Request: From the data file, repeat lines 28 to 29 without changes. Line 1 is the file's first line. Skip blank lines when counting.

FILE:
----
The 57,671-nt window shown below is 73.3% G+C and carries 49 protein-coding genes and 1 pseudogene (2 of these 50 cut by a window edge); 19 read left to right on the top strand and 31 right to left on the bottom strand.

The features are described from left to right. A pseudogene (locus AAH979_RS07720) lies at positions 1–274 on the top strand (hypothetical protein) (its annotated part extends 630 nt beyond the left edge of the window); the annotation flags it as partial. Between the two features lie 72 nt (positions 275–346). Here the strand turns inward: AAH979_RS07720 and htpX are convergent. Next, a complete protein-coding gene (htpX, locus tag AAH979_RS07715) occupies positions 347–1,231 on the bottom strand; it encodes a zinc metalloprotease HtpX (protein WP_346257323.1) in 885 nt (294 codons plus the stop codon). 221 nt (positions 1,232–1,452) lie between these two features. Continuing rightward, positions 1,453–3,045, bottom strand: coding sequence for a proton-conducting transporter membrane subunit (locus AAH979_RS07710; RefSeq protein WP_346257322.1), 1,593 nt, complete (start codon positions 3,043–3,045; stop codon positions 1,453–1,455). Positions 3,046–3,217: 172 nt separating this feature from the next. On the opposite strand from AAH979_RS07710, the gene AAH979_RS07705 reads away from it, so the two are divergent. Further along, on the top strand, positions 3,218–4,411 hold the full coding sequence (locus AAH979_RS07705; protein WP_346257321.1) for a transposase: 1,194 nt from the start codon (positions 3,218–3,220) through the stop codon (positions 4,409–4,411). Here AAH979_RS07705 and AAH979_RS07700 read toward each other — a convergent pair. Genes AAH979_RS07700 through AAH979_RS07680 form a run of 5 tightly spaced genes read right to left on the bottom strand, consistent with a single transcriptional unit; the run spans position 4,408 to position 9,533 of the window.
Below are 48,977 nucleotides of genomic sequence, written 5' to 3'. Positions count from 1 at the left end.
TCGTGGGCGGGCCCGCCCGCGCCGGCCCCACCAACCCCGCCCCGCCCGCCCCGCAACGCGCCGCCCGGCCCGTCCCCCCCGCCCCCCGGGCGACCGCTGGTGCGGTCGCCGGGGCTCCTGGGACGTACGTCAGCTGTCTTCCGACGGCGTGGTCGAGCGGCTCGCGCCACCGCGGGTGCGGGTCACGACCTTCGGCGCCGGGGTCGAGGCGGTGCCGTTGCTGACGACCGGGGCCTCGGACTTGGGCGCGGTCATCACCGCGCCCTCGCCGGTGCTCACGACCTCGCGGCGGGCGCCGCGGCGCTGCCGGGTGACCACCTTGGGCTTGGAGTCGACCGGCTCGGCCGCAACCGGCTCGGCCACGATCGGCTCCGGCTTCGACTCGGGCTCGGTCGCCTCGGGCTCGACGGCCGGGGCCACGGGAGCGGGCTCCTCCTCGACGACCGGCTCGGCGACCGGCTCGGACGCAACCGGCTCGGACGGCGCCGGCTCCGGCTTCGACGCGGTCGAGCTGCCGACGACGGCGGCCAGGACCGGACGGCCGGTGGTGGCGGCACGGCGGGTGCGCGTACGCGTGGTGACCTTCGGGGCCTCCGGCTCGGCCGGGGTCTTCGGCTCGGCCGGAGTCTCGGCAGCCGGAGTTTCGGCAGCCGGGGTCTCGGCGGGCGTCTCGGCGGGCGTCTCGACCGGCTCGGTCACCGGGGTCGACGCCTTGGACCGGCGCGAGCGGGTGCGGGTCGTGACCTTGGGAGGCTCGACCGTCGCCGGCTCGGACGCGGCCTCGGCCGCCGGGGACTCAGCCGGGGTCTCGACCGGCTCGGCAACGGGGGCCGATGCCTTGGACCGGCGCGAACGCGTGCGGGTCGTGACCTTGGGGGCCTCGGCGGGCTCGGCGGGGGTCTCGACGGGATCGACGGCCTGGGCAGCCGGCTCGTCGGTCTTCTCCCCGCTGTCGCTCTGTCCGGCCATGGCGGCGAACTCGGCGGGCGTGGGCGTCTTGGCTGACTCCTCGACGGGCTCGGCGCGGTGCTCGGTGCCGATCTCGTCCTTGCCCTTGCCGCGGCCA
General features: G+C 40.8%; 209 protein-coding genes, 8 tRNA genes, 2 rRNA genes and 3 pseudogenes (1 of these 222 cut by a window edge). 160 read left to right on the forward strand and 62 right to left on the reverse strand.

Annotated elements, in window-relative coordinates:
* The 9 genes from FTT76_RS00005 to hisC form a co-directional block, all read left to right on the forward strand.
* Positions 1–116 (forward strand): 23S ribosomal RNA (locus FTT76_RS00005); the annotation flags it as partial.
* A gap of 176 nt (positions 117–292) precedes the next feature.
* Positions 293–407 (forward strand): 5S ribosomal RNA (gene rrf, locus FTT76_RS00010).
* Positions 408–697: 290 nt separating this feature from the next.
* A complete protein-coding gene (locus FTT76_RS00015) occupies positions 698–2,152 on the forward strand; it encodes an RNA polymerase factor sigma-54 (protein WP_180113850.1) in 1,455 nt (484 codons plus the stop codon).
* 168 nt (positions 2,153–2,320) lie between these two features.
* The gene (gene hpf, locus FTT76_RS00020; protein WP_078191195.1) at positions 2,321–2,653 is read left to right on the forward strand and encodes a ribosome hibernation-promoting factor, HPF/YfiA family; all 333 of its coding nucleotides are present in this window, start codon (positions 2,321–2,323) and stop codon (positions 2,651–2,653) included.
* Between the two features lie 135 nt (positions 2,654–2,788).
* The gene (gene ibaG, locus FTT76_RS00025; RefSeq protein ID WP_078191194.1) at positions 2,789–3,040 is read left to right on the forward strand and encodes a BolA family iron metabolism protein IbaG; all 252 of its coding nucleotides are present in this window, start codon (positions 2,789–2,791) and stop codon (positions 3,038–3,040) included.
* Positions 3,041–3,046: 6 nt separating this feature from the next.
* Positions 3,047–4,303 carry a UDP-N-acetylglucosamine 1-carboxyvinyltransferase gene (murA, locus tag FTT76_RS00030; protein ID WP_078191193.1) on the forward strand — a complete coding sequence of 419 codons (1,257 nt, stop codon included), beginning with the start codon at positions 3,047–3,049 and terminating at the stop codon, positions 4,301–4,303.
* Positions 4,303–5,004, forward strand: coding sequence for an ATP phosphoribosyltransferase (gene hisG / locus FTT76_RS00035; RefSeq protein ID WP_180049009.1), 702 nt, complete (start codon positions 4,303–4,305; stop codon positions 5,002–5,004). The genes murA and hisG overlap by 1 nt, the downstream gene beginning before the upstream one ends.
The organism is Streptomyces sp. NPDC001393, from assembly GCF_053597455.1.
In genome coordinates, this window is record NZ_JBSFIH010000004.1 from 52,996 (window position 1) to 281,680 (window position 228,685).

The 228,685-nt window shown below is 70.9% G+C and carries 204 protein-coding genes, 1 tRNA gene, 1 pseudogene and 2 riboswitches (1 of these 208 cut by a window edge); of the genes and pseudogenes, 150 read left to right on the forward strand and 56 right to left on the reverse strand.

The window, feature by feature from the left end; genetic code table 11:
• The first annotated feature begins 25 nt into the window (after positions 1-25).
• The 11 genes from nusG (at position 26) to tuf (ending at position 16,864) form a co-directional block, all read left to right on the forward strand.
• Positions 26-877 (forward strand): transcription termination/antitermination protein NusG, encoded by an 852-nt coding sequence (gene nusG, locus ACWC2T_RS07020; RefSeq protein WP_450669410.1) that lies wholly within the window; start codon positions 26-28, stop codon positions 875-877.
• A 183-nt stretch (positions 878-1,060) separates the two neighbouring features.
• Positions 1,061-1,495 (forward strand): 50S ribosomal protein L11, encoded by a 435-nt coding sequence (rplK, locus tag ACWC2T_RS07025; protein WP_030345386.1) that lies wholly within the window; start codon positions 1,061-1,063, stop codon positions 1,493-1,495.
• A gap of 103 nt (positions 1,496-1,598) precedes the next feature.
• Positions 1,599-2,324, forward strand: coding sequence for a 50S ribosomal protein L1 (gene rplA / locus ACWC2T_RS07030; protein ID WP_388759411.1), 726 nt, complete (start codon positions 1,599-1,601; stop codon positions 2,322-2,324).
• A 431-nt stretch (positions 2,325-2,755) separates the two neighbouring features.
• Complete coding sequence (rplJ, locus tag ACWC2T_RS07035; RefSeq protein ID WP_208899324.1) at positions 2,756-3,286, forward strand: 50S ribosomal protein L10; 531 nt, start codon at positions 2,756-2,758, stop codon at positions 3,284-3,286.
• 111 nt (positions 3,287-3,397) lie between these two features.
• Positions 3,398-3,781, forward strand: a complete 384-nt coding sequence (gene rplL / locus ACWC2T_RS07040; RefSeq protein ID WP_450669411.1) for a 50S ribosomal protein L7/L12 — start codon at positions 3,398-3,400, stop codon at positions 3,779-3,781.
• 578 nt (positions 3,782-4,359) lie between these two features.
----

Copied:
• Positions 1,061-1,495 (forward strand): 50S ribosomal protein L11, encoded by a 435-nt coding sequence (rplK, locus tag ACWC2T_RS07025; protein WP_030345386.1) that lies wholly within the window; start codon positions 1,061-1,063, stop codon positions 1,493-1,495.
• A gap of 103 nt (positions 1,496-1,598) precedes the next feature.